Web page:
According to an in-depth report by Bloomberg BusinessWeek, Cook distributes the book Competing Against Time to colleagues to drive home the point that Apple's supply chain is a remarkably powerful weapon.
Apple's new chief is known to place a high value on efficiency. Nobody wants to buy sour milk, he often says, according to logistics executive John Martin who has worked with the company in the past.
Though the late Steve Jobs admitted to biographer Walt Isaacson that his successor is "not a product guy, per se," Cook is widely acknowledged as an operational genius who helped tighten up Apple's supply chain into the efficient machine it is today.
And, in addition to Cook, design chief Jony Ive has played a part in honing Apple's supply strengths. Jobs said that before he left Apple, he set up the company so that Ive, his "spiritual partner," had "more operational power" than anyone else there.
For instance, the report noted that, roughly five years ago, Ive wanted to design a new MacBook with a green light that could shine through the aluminum casing to indicate when the notebook's camera was in use. Unable to find an available solution, Ive and his team discovered a customized laser process that could perforate the metal. Apple then signed an exclusivity agreement with a company that made laser equipment, purchasing hundreds of machines for as much as $250,000 each.
Even Apple's rivals have recognized that it is reaching new heights in terms of operational efficiency.
Operations expertise is as big an asset for Apple as product innovation or marketing, Mike Fawkes, the former supply-chain chief at Hewlett-Packard, told Bloomberg. Theyve taken operational excellence to a level never seen before.
The iPad, Apple's newest product line, speaks to the company's success. Competing tablet makers have had difficulty matching the iPad's price, even with devices that sport smaller screens and lower specs.
"Our potential competitors [in tablets] are having a tough time coming close to iPad's pricing. iPad incorporates everything we've learned about building high value products. We create our own A4 chip, software, battery chemistry, enclosure, everything," Jobs said last year.
But, the company's steady focus on world-class supply-chain management has been in the works since around the time when Jobs came back to Apple in 1997. According to Martin, Jobs paid $50 million in 1998 to book holiday air freight space for the first iMacs. When rivals, who generally chose to transport their goods by sea, needed air shipping that year, they were left out in the cold.
Changes that Apple made to its shipping process have been watched carefully by the company's competitors. According to Fawkes, an HP staffer had an "'Oh s--' moment" after using Apple's website to track the purchase of an iPod all the way from a factory in China.
Ive and his team reportedly work closely with manufacturers and suppliers to fine-tune production, sometimes living for months out of hotels located close to the company's partners. For example, in 2008, Apple released new Macbook computers with unibody cases built from a single block of aluminum. Competing notebook makers have struggled to find manufacturing capacity for their own aluminum chassis, resorting instead to fiberglass or other materials.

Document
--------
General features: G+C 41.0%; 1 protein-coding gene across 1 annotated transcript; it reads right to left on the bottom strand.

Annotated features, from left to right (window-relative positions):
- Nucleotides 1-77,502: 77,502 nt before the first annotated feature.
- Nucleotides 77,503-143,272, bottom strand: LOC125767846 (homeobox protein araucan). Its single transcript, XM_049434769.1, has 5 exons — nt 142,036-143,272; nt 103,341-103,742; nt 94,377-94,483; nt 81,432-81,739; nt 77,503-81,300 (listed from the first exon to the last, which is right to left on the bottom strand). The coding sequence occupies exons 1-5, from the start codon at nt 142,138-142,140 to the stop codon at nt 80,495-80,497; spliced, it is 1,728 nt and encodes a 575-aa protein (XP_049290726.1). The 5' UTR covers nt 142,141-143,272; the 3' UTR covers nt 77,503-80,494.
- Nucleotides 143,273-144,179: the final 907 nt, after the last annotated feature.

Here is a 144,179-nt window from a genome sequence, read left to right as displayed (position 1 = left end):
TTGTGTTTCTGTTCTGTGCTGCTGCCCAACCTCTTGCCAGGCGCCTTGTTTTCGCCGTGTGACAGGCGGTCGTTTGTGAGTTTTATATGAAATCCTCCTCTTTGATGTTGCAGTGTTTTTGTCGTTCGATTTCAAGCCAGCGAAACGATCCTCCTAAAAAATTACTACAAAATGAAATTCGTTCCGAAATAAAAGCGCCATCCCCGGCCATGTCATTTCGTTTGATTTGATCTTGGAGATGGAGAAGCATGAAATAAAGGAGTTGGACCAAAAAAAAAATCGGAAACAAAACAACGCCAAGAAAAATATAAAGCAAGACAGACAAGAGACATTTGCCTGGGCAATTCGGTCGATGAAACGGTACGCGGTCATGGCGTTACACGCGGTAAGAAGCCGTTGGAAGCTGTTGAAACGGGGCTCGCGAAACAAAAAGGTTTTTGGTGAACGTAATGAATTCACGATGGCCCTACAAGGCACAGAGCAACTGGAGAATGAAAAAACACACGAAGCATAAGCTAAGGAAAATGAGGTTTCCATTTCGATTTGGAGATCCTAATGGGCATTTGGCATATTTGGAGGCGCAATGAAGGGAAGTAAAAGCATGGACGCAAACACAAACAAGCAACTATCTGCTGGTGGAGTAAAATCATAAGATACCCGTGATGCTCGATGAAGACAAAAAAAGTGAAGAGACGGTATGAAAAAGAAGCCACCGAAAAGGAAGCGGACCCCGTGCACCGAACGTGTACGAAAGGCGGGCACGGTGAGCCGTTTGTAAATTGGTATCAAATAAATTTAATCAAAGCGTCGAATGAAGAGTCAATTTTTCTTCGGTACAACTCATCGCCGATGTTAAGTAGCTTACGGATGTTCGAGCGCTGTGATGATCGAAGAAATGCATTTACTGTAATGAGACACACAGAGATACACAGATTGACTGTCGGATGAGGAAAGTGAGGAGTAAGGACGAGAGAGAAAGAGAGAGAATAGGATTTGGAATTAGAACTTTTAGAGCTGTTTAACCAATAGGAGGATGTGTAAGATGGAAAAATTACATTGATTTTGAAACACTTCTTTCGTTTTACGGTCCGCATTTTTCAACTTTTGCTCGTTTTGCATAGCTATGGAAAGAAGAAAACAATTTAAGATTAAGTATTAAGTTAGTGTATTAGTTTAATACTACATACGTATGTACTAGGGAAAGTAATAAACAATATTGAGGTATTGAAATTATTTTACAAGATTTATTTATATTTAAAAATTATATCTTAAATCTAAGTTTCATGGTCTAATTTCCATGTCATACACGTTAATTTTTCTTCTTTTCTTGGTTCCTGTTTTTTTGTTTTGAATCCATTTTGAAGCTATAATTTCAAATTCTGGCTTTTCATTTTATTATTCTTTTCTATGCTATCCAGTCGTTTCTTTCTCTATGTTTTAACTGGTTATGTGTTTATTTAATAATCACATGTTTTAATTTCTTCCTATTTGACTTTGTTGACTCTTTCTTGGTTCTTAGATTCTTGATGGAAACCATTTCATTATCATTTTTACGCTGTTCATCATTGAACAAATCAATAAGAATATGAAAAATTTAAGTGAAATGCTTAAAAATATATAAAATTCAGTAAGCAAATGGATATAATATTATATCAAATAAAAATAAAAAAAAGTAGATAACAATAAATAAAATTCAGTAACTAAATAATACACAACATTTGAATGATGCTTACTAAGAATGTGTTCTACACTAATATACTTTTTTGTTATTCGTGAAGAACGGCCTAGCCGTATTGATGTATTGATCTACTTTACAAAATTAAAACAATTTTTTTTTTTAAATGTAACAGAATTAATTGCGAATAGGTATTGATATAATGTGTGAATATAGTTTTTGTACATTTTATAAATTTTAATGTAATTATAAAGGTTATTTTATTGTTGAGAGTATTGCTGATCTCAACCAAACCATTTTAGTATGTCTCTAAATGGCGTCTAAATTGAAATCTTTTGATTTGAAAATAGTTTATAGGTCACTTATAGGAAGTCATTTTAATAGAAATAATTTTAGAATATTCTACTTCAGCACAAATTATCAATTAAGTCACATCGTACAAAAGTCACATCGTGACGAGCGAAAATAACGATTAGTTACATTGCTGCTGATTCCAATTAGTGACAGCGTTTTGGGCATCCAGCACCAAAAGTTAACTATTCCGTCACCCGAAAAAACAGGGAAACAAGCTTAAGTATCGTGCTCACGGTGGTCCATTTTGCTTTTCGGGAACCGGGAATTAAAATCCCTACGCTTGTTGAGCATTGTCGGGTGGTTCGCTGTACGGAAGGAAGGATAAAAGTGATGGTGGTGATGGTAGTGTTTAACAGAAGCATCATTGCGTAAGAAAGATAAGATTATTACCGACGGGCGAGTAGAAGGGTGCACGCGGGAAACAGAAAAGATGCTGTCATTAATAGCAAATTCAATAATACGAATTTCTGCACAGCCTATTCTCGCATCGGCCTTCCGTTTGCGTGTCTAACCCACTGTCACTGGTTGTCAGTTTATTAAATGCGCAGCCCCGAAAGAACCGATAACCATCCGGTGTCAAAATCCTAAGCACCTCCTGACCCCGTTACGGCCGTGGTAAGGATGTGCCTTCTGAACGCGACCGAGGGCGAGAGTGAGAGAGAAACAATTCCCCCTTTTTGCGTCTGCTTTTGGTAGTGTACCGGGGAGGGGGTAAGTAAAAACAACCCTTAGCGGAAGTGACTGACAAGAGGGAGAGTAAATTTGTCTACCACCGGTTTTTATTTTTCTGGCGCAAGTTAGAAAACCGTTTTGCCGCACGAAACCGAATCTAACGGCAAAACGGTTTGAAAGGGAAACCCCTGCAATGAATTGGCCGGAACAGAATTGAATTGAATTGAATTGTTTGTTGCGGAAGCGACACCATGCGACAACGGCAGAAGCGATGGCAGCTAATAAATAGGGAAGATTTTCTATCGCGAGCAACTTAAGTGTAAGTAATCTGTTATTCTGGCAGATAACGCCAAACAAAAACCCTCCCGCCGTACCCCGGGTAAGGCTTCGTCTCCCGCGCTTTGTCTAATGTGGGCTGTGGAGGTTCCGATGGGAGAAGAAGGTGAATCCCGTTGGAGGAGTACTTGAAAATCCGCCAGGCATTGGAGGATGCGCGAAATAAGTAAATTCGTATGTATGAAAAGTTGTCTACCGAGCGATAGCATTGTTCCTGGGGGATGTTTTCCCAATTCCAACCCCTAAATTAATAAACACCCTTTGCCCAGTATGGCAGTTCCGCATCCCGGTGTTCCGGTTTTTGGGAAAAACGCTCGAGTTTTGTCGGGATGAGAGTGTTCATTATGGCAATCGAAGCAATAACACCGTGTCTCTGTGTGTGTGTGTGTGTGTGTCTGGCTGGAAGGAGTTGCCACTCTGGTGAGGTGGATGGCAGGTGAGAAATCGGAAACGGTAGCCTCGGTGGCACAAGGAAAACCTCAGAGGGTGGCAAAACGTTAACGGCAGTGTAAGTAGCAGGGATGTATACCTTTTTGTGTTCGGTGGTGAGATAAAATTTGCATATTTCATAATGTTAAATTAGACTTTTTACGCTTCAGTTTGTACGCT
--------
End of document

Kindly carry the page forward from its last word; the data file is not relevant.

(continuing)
Apple has "a very unified strategy, and every part of their business is aligned around that strategy, said Gartner analyst Matthew Davis. For the past four years, Davis has ranked Apple as the world's best supply chain.
With more than $81.6 billion in cash as of last quarter, Apple has room to flex its weight by negotiating cash deals and bulk pre-payments. The company has negotiated prepaid deals for NAND flash, displays and other, sometimes secret, components. Apple is planning to spend $7.1 billion supply chain-related capital expenditures this year, almost twice as much as last year, as well as $24 billion in prepayments to suppliers, according to the report.
In 2010, Apple bought up the available capacity of high-resolution displays for its iPhone 4, blocking HTC from procuring the screens it needed, said a former manager at the Taiwanese handset maker. In preparation for the iPad 2, Apple purchased so many drills that other companies saw wait times for the machines expand to six months, a manager at the drill maker told the publication.
Earlier this year, after a devastating earthquake and tsunami in Japan threatened component supplies, Apple reportedly offered upfront cash payments to secure parts ahead of its competitors.
Historically, Apple's successes have trickled down to its suppliers and partners, but not every company jumps at the opportunity to work with Apple. One executive at a "major parts manufacturer" told reporters that his company hard turned down a $1 billion payment from Apple because he feared being too dependent on the iPhone maker and worried that it would deflate prices.
Apple's notorious secrecy also comes into play within the supply chain. Ahead of new product launches, the company often stations employees at each handoff point to guarantee that nothing goes missing. Apple has even reportedly been known to ship its products in tomato boxes to avoid unwanted attention.
As the company's streamlined product portfolio, cross-device synergies (such as flash memory and A-series processors) and well-organized supply chain have come together, it has leveraged economies of scale to keep its prices down and its profits up. With competitors fighting to keep up with pricing in recent years, Apple has begun to erase the earlier notion that its products come at a premium.
If anything, Apple has struggled to ramp up manufacturing of the iPhone and iPad in order to meet demand. Both the iPad 2 and iPhone 4S saw overwhelming demand when they were released earlier this year.